Volume 17 (2017)
Adam Bjorndahl, Alex John London, Kevin J.S. Zollman
April 2017, vol. 17, no. 7, pp. 1-22
The idea that there is a fundamental difference in value between persons and things, and that respecting this difference is an important moral requirement, has strong intuitive appeal. Kantian ethics is unique in placing this requirement at the center of a moral system and in explicating the conditions for complying with it. Unlike challenges to Kantian ethics that focus on tragic cases that pit respect for one person against respect for another, this paper focuses on the question of how we can respect the value distinction between persons and things under conditions of uncertainty. After exploring why decision making under uncertainty is a neglected topic among Kantians and demonstrating how uncertainty challenges our ability to comply with this norm, we propose a notion of morally insignificant risk within a framework that allows agents to navigate real-world decisions involving material benefit and some risk to dignity without violating the Kantian’s core commitments. We conclude by exploring some of the challenges facing this approach.
February 2017, vol. 17, no. 6, pp. 1-19
The paper presents an account of the concept of existence that is based on Brentano’s work. In contrast to Frege and Russell, Brentano took ‘exists’ to express a that subsumes objects and explained it with recourse to the non-propositional attitude of acknowledgment (belief-in). I argue that the core of Brentano’s view can be developed to a defensible alternative to the Frege-Russell view of existence.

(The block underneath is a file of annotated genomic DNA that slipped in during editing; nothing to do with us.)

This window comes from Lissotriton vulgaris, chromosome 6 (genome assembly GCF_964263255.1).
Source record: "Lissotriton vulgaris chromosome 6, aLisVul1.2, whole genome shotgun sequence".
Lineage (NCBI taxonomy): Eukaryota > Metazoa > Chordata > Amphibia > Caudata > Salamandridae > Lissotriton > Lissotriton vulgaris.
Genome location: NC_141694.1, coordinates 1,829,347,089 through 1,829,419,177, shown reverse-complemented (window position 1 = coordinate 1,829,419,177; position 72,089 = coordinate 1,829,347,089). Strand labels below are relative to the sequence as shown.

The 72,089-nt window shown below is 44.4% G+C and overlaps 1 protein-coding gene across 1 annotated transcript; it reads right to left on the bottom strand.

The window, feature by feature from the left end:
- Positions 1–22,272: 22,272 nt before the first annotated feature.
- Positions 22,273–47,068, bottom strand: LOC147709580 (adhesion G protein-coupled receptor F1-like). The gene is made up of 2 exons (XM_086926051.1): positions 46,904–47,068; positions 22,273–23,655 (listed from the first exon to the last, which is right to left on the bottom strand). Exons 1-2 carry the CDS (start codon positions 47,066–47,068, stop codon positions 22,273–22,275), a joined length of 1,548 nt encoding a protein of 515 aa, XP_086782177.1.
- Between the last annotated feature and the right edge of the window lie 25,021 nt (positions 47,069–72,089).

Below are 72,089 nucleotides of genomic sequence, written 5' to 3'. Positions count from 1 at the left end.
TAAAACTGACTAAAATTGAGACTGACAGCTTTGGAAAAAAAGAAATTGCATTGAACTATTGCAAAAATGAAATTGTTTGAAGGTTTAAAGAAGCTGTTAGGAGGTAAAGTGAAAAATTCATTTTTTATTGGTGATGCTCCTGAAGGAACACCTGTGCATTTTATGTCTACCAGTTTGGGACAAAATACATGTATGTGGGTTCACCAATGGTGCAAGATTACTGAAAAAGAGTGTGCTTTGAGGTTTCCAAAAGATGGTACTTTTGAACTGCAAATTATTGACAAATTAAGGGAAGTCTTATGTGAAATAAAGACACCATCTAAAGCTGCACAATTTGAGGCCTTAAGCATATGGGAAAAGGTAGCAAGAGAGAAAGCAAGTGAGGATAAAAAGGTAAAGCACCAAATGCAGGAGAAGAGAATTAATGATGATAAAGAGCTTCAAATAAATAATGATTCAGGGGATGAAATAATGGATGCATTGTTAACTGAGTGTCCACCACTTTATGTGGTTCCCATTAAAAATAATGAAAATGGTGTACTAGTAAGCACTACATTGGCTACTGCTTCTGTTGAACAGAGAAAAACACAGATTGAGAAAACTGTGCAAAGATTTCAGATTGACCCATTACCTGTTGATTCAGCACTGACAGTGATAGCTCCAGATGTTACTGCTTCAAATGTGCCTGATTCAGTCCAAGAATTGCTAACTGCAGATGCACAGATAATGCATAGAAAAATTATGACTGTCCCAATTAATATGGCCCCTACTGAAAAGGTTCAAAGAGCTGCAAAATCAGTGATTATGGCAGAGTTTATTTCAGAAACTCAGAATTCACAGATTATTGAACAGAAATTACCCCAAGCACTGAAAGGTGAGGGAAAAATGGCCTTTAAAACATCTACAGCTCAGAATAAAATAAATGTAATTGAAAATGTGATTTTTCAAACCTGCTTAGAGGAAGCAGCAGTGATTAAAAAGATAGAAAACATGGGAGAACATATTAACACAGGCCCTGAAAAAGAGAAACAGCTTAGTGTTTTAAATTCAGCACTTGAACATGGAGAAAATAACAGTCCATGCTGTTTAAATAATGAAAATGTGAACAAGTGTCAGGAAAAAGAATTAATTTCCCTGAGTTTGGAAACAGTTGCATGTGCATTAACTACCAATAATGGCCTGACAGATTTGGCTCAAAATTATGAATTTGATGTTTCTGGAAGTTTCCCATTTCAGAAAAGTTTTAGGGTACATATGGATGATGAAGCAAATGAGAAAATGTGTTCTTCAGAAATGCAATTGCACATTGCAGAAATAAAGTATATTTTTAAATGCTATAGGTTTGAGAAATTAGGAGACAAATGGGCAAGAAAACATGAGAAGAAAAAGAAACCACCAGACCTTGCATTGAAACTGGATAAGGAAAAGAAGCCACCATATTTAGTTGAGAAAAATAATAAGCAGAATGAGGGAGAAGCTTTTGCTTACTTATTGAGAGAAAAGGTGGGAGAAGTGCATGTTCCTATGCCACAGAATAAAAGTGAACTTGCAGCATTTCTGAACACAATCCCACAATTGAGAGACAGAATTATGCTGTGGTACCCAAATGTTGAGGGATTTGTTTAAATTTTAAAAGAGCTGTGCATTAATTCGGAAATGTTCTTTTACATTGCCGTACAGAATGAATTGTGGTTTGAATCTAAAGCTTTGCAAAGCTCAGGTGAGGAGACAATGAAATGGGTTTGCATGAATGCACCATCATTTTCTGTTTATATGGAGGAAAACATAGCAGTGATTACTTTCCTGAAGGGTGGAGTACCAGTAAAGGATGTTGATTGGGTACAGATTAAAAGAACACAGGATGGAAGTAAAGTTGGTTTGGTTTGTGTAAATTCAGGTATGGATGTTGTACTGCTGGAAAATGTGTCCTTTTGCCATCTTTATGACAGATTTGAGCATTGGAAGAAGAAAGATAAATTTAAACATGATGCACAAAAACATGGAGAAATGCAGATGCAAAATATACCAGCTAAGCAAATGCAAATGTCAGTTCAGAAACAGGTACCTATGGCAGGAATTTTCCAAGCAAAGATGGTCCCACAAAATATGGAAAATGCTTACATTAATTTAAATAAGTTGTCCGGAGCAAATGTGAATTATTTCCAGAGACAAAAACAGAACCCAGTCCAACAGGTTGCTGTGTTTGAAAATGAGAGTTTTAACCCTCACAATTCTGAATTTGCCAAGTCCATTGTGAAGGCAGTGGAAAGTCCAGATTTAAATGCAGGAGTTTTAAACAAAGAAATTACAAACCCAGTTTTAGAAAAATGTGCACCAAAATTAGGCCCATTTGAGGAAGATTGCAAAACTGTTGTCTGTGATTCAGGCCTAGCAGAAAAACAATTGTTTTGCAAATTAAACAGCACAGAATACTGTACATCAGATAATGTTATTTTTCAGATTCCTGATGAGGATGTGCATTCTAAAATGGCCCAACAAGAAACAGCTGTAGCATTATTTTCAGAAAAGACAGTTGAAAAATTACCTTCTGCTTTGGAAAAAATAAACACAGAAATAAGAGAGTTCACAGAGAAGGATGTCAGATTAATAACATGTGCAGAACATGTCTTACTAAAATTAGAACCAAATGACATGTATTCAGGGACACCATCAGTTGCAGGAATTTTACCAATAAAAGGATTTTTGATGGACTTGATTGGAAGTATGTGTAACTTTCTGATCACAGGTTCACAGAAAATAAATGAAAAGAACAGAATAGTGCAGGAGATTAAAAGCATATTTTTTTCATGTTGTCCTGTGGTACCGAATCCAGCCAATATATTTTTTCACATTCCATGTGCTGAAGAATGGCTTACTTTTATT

February 2017, vol. 17, no. 5, pp. 1-18
Finite agents such as human beings have reasoning and updating processes that are extended in time; consequently, there is always some lag between the point at which we gain new reasons and the point at which our attitudes have fully responded to those reasons. This phenomenon, which I call rational delay, poses a threat to the most common ways of formulating rational requirements on our attitudes, which do not allow rational beings to exhibit such delay. In this paper, I show first how this problem undermines synchronic formulations of rational norms. Then I show how it likewise undermines the most natural diachronic modifications of these norms. Ultimately, I argue that a successful account of rational delay will reject norms that directly govern attitudes or states of mind like belief and intention altogether, in favor of norms that fundamentally concern temporally extended rational processes like deliberation.
February 2017, vol. 17, no. 4, pp. 1-22